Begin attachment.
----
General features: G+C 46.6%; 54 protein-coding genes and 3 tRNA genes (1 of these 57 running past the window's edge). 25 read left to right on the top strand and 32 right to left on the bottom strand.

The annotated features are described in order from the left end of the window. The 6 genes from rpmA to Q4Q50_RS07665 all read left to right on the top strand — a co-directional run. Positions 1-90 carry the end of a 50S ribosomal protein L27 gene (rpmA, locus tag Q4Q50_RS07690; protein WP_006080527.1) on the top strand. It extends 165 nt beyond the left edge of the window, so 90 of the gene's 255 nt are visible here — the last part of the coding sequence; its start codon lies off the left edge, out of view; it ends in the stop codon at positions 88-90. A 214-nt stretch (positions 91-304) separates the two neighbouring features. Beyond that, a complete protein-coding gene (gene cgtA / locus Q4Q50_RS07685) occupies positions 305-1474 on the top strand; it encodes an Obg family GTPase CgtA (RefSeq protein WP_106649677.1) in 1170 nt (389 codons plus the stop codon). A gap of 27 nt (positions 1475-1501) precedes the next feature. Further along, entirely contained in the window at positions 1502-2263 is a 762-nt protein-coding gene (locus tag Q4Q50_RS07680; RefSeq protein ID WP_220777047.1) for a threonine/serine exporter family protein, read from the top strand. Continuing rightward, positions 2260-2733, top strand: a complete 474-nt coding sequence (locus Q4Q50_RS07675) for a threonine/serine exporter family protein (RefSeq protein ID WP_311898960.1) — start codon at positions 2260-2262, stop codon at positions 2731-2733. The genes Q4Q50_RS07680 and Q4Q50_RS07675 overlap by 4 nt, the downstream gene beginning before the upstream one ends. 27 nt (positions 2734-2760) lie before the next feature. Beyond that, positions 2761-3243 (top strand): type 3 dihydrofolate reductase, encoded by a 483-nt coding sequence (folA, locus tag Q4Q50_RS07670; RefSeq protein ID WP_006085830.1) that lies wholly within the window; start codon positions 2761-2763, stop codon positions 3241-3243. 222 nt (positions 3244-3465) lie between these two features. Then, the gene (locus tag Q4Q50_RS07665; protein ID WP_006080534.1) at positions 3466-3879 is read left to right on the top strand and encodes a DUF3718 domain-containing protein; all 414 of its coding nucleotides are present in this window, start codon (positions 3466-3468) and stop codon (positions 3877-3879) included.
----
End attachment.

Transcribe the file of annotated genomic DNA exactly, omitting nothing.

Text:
General features: G+C 46.6%; 54 protein-coding genes and 3 tRNA genes (1 of these 57 running past the window's edge). 25 read left to right on the top strand and 32 right to left on the bottom strand.

The annotated features are described in order from the left end of the window. The 6 genes from rpmA to Q4Q50_RS07665 all read left to right on the top strand — a co-directional run. Positions 1-90 carry the end of a 50S ribosomal protein L27 gene (rpmA, locus tag Q4Q50_RS07690; protein WP_006080527.1) on the top strand. It extends 165 nt beyond the left edge of the window, so 90 of the gene's 255 nt are visible here — the last part of the coding sequence; its start codon lies off the left edge, out of view; it ends in the stop codon at positions 88-90. A 214-nt stretch (positions 91-304) separates the two neighbouring features. Beyond that, a complete protein-coding gene (gene cgtA / locus Q4Q50_RS07685) occupies positions 305-1474 on the top strand; it encodes an Obg family GTPase CgtA (RefSeq protein WP_106649677.1) in 1170 nt (389 codons plus the stop codon). A gap of 27 nt (positions 1475-1501) precedes the next feature. Further along, entirely contained in the window at positions 1502-2263 is a 762-nt protein-coding gene (locus tag Q4Q50_RS07680; RefSeq protein ID WP_220777047.1) for a threonine/serine exporter family protein, read from the top strand. Continuing rightward, positions 2260-2733, top strand: a complete 474-nt coding sequence (locus Q4Q50_RS07675) for a threonine/serine exporter family protein (RefSeq protein ID WP_311898960.1) — start codon at positions 2260-2262, stop codon at positions 2731-2733. The genes Q4Q50_RS07680 and Q4Q50_RS07675 overlap by 4 nt, the downstream gene beginning before the upstream one ends. 27 nt (positions 2734-2760) lie before the next feature. Beyond that, positions 2761-3243 (top strand): type 3 dihydrofolate reductase, encoded by a 483-nt coding sequence (folA, locus tag Q4Q50_RS07670; RefSeq protein ID WP_006085830.1) that lies wholly within the window; start codon positions 2761-2763, stop codon positions 3241-3243. 222 nt (positions 3244-3465) lie between these two features. Then, the gene (locus tag Q4Q50_RS07665; protein ID WP_006080534.1) at positions 3466-3879 is read left to right on the top strand and encodes a DUF3718 domain-containing protein; all 414 of its coding nucleotides are present in this window, start codon (positions 3466-3468) and stop codon (positions 3877-3879) included.